• the introduction of public housing for those who could not afford to house themselves without some help.

 

These achievements demonstrate what Irish MPs could do by taking their seats, and using their votes,  especially when the government of the day was in a minority. This is something on which nationalist voters in Northern Ireland today should reflect.

The  famous Woodenbridge speech of the Irish Party Leader, John Redmond, on 20 September 1914, urging Irish men to volunteer, must be seen against the  background of what had been achieved, and, in particular, that Home Rule had been placed on the statute book just two days previously, on the 18th September 1914.

Its implementation of it was simply postponed until the end of what most people expected would be a short war.

At Woodenbridge, Redmond wanted to show everybody, including Ulster Unionists, that, with the passage of Home Rule, things had changed.

He wanted to persuade them to come in voluntarily under Home rule, when the War was over. To that end he wanted to show them that, in some matters, Unionists and Nationalists were now “on the same side”.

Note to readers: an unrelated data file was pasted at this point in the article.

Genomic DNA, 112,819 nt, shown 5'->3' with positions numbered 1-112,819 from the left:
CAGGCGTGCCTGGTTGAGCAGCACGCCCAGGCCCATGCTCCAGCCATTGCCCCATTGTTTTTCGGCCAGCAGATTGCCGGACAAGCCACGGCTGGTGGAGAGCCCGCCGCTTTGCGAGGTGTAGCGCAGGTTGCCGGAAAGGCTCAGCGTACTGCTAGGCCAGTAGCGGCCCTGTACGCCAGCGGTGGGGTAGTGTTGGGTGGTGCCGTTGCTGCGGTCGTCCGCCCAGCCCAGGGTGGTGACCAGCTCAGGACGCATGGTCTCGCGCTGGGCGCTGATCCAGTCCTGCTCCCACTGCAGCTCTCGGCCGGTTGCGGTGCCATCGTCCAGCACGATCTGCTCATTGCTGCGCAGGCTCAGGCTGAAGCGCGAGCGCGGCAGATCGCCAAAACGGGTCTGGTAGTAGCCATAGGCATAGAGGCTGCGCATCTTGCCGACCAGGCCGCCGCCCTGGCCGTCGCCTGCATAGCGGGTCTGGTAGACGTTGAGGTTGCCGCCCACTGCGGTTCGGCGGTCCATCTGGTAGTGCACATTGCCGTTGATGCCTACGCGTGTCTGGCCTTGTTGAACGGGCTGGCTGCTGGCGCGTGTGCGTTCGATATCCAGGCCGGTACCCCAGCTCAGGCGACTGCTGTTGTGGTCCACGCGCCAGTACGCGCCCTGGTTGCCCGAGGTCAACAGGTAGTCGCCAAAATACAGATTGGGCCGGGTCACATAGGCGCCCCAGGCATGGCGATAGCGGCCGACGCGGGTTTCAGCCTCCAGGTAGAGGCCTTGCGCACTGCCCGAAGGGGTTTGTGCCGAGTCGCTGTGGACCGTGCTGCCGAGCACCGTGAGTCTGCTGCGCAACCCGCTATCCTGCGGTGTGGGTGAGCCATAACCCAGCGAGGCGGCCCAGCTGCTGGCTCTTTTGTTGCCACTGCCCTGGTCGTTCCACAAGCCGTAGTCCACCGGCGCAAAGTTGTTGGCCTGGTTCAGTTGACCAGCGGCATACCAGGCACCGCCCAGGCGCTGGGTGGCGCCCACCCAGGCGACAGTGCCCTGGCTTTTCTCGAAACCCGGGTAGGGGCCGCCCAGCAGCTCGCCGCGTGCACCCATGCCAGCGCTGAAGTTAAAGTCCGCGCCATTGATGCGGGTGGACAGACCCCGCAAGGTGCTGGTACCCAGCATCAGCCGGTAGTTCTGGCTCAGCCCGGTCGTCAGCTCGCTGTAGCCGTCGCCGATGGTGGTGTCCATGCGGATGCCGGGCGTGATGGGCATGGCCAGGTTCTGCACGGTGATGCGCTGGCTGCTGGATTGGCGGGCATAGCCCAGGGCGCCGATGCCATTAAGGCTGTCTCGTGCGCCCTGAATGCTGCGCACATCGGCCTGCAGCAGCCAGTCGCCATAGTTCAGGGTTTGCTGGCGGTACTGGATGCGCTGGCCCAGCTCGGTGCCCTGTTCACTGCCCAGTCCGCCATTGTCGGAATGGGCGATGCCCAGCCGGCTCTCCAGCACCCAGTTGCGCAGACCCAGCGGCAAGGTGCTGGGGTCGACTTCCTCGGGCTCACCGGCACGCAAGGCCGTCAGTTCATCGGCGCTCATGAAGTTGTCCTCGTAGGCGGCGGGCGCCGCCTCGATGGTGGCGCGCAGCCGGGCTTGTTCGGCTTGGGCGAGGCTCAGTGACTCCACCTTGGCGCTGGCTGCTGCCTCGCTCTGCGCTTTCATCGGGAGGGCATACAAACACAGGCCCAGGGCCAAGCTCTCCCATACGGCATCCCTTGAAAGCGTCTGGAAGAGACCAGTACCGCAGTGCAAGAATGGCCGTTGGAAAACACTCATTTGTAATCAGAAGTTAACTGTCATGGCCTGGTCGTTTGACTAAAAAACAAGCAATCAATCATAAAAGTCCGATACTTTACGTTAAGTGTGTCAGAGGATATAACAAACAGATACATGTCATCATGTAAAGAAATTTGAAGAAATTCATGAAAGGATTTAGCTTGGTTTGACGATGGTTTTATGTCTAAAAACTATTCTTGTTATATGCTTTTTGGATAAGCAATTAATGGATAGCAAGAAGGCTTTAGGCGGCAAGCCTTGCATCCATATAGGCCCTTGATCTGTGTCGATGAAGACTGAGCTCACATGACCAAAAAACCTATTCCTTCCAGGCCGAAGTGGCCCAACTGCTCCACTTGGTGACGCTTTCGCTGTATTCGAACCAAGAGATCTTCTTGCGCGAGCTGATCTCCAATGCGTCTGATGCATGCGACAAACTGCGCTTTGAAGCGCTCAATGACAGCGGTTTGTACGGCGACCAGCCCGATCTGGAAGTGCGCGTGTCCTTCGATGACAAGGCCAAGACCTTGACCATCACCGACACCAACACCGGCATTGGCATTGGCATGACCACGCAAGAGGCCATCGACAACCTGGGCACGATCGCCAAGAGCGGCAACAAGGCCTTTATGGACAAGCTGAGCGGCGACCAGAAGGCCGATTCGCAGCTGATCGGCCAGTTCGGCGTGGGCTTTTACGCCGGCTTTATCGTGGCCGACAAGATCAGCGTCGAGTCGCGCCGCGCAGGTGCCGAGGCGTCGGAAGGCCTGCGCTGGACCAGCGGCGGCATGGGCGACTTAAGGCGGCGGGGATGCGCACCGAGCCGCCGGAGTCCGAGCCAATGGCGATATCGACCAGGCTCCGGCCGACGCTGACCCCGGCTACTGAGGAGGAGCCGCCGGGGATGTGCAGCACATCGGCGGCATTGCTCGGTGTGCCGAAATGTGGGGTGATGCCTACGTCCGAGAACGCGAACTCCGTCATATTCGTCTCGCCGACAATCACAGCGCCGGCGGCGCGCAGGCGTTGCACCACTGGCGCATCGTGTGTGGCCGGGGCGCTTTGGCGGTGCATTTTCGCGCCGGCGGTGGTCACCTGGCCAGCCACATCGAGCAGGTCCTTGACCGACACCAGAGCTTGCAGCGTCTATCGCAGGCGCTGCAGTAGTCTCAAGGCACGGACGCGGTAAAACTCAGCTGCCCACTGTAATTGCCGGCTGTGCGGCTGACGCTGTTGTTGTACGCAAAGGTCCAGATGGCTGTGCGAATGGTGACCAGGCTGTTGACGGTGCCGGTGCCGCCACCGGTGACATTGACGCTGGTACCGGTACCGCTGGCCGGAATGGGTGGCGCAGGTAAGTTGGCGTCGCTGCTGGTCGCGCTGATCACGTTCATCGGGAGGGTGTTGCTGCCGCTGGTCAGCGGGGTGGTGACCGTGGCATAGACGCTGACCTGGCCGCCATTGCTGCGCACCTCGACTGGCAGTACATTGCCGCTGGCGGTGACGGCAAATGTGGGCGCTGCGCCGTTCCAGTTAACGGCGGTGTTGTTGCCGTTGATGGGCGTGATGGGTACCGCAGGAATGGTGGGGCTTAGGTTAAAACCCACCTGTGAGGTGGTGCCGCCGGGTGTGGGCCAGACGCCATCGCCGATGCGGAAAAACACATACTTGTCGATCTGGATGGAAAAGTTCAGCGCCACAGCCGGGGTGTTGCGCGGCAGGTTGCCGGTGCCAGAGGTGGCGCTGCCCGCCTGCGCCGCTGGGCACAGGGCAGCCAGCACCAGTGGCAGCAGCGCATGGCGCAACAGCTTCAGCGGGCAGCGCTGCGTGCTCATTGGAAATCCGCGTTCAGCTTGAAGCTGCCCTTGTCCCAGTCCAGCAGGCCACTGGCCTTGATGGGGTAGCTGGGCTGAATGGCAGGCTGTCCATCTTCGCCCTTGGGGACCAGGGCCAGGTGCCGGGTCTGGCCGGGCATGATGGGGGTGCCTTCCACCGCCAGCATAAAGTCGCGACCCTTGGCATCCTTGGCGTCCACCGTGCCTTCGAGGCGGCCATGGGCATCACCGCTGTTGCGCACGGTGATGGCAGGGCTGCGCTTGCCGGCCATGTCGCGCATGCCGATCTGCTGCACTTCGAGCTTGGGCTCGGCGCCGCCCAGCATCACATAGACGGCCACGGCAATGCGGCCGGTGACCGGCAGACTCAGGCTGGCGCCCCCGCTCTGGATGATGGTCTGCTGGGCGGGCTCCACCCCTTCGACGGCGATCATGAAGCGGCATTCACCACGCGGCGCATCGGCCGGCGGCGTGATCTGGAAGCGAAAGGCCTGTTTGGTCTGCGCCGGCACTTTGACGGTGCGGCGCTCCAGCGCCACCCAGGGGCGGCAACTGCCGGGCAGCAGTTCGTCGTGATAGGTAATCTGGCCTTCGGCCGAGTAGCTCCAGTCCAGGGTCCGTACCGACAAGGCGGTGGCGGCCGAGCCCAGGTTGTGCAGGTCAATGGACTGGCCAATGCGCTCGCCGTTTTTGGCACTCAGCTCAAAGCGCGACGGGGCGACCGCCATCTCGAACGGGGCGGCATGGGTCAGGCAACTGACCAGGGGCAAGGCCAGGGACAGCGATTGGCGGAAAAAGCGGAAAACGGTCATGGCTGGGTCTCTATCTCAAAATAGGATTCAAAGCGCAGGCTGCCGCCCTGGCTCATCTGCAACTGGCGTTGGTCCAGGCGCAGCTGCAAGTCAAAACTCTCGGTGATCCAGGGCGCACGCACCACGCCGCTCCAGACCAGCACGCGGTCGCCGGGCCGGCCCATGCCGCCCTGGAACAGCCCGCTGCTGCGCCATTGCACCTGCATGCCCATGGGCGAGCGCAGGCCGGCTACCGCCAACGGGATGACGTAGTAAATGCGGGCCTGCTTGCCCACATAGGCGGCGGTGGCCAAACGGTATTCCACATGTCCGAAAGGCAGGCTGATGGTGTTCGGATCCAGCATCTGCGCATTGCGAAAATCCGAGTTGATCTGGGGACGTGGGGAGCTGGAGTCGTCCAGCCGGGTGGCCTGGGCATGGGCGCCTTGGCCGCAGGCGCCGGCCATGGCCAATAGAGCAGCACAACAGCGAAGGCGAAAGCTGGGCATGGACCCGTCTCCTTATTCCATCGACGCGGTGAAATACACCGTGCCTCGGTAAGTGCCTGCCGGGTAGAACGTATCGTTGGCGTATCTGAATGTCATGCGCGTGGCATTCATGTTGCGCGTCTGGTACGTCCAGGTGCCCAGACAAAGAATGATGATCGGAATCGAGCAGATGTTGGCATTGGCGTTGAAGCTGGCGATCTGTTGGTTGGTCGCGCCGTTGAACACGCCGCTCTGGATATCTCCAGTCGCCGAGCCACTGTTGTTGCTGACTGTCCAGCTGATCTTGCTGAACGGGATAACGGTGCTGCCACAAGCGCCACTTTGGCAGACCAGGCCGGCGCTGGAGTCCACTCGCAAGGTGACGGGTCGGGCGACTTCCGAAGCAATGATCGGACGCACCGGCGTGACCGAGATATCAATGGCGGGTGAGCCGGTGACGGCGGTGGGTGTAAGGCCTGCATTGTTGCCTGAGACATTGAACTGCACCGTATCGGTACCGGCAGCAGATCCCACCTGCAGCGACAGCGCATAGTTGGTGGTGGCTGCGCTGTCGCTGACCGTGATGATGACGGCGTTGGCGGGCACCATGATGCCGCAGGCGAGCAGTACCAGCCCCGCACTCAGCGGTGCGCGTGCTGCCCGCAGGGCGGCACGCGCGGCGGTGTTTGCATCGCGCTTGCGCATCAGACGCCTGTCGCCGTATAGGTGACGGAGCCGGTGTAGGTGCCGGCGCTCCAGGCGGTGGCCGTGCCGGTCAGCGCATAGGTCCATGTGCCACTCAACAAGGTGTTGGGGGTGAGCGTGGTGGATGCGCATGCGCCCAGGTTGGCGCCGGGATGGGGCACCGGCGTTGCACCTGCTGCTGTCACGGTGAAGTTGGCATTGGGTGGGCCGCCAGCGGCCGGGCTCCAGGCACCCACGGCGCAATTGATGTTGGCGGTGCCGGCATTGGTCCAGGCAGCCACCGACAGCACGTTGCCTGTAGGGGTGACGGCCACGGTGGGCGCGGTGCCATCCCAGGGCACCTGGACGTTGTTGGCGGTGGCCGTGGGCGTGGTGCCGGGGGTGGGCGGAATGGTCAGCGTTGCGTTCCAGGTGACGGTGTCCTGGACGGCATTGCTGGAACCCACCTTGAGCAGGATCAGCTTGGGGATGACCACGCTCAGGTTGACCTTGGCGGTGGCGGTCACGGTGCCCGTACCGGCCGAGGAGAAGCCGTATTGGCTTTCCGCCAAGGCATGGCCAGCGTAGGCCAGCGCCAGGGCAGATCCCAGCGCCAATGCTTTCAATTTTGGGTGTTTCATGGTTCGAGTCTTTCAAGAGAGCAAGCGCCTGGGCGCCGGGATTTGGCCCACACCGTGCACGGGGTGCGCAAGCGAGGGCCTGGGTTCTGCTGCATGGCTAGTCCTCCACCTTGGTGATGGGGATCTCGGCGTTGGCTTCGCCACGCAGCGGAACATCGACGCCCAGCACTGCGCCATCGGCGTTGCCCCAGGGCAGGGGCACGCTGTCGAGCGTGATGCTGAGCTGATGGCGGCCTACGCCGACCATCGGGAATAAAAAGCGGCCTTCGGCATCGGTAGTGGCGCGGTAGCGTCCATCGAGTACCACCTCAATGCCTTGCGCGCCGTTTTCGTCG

Unfortunately for all of Europe, the War was not, as many hoped, over by Christmas of 1914.

WARS CONTINUED AFTER THE WAR

It lasted, as a world war until November 1918, and it spawned local wars that went on until 1923, including in this country, in Russia, in Turkey and in Poland.

Europe, after the War, was very different from Europe before it.

Before the War, multi ethnic Empires operated relatively peacefully.

While the Imperial idea, and multi ethnicity, clashed with the ethnic nationalism that flourished in intellectual circles, the political arrangements worked and were adaptable.

Austro Hungary had a multi ethnic Parliament with representation from the minorities present.  23% of the Austro Hungarian Emperor’s subjects spoke German, 20% spoke Hungarian, 16% Czech or Slovak, 10% Polish, 9% Serbo Croat,  8% Ukrainian, 6% Romanian and so on. All coexisted.

The Ottoman Empire, though Muslim, tolerated large Christian and Jewish minorities.

The United Kingdom of Great Britain and Ireland may have been dominated by the English, but its Parliament had large Irish and Scottish representation.

The Russian Empire contained minorities too numerous to list.